2002 Field Day
Mount Gleason, CA June 22-23
This was my first Field Day in over 20 years. I'm happy to report that it was every bit as much fun as I remembered! I had the pleasure to operate with the group from the Jet Propulsion Lab, using the call W6VIO (class 4A).
Two things made the event particularly noteworthy this time around:
Why Mt. Gleason?
Because it's there! Seriously, it is a desirable base of operation for a number of reasons. At 6532' (1991 meters) ASL, it is one of the highest accessible locations in Los Angeles County (LAX Section), offering unobstructed views in most directions. It is nestled
within the Angeles National Forest, part of a range known collectively as the San Gabriel Mountains. The US military also considered Mt. Gleason a good location, as it is the former site of a Nike missile base.
About the Event Organizers
At the local level, members of the JPLARC and CalTech ARC worked hard to make this operation a success, and are to be congratulated. Murphy did pay a visit, but it was certainly not due to lack of planning, or errors in execution.
As a former W1 who has used CT from the beginning, even I was impressed with what this team accomplished. To minimize the possibility of RF interference, and use mainstream technology that didn't require a CT guru to troubleshoot, they interconnected stations with standard Windows networking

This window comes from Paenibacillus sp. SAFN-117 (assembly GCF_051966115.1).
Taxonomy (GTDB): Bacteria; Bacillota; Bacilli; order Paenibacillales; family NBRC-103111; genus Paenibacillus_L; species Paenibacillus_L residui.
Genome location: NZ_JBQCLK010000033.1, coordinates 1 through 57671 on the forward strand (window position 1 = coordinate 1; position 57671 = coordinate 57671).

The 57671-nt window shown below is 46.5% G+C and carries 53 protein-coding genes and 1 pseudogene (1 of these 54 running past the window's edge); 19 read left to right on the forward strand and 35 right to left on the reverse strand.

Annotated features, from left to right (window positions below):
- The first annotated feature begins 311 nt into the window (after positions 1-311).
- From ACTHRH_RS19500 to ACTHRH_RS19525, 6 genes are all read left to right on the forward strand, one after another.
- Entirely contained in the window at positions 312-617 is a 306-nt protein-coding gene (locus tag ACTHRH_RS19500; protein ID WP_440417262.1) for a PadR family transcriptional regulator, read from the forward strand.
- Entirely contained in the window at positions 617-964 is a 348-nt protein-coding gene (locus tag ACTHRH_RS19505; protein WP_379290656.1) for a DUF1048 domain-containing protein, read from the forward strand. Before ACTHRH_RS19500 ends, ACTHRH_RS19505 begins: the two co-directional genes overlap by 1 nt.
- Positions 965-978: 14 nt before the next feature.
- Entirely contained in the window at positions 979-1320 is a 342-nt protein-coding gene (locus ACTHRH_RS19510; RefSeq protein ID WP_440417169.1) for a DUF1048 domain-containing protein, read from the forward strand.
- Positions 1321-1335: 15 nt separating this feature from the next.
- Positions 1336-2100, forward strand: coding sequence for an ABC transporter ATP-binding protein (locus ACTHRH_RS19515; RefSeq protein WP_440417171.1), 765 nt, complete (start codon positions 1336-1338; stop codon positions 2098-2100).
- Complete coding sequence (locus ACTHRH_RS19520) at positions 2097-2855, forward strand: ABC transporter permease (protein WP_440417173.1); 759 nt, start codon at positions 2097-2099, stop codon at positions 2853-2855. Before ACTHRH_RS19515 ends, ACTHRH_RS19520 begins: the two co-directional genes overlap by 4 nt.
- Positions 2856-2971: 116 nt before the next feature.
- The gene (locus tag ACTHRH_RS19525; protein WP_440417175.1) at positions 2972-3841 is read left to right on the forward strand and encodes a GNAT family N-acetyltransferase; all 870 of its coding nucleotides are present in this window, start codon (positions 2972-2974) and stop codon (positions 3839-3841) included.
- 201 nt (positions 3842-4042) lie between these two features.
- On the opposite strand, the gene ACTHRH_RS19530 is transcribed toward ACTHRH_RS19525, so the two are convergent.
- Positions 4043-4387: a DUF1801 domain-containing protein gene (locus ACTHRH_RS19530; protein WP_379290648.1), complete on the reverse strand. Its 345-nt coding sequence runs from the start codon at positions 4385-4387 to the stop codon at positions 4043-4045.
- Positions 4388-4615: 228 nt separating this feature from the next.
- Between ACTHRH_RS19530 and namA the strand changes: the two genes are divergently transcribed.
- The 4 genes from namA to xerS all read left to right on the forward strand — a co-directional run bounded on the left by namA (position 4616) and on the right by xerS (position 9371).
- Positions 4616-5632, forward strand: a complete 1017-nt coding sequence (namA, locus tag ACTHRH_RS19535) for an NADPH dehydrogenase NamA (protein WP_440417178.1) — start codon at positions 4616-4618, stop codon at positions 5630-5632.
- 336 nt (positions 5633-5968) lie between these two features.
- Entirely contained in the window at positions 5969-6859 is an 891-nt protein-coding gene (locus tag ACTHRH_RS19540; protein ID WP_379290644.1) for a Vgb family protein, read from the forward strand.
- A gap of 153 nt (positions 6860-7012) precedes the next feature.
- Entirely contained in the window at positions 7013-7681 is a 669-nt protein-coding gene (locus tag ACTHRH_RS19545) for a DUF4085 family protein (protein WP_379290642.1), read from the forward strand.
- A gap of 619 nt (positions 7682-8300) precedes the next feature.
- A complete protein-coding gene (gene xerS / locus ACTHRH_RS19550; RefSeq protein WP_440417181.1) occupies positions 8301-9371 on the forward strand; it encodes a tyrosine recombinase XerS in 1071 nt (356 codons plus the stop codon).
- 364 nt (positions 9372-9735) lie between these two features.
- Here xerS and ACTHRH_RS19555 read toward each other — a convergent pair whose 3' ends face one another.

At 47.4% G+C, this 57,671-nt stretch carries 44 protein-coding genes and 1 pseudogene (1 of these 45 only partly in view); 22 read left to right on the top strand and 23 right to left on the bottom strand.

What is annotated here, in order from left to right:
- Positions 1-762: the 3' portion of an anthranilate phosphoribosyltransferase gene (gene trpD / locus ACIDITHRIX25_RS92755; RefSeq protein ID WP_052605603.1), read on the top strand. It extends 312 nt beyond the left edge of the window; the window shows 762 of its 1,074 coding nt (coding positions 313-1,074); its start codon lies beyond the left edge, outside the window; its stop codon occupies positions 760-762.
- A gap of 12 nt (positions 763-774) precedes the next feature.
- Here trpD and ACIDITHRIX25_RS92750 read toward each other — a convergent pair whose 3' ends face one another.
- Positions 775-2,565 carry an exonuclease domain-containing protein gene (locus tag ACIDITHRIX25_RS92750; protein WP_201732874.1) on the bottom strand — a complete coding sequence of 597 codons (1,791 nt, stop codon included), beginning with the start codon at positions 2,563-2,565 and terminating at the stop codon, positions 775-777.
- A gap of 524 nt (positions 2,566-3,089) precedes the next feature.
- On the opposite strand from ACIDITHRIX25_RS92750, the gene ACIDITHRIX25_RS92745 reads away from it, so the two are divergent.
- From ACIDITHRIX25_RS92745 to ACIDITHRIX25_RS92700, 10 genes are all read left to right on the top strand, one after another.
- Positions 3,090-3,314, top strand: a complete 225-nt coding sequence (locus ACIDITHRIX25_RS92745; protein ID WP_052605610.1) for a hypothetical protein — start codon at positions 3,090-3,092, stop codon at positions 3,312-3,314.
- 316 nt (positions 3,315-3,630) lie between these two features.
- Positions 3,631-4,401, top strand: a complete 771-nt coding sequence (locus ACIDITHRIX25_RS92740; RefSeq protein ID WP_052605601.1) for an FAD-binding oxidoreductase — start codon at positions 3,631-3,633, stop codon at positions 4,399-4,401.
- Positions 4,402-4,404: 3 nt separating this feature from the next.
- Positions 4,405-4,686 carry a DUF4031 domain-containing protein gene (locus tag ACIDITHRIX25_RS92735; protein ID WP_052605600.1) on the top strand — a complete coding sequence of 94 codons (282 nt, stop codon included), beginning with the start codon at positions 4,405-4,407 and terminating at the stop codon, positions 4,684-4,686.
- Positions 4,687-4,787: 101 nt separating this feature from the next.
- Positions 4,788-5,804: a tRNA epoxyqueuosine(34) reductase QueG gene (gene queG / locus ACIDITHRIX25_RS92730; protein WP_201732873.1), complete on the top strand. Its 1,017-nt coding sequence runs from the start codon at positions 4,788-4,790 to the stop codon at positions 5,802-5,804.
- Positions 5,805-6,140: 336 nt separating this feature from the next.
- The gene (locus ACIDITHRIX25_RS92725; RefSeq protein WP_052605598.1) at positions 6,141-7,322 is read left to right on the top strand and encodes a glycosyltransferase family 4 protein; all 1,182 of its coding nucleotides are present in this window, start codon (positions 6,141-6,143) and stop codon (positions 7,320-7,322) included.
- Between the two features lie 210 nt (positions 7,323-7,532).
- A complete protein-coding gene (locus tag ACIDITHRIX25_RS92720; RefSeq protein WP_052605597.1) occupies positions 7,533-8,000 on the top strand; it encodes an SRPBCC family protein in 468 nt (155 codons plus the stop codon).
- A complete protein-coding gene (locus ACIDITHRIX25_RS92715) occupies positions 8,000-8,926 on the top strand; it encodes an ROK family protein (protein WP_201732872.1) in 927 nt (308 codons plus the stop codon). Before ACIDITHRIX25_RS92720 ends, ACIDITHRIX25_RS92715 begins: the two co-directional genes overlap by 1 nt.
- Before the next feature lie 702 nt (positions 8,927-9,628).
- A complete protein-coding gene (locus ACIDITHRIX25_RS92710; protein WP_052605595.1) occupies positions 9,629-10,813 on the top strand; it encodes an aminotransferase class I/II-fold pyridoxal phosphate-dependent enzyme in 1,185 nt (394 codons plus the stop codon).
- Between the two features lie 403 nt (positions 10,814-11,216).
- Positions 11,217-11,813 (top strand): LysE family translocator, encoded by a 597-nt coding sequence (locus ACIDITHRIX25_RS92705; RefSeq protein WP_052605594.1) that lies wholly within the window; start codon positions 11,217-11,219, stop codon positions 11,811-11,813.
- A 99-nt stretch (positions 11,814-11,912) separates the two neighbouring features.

via fiber optic links. CT was run within a Dos window. It all worked perfectly...until the computers were rebooted just prior to the start of the test. Suddenly, the CW interface on all stations stopped working. As a result, all CW was sent with a paddle. The network however worked without a hitch, and SSB operations of course,
were not affected at all. On a slightly different note, one of the best ideas of the weekend was having professional caterers on the mountain-top for the duration of the event. Cost was minimal, the chow was great, and no one got stuck being chief cook and bottle washer.
|1.||Contesters generally use the terms "test" and "contest" interchangeably. Field Day however, is truly a test, as the object is to verify emergency operational readiness (although having entry classes, scoring, and awards doesn't hurt!).|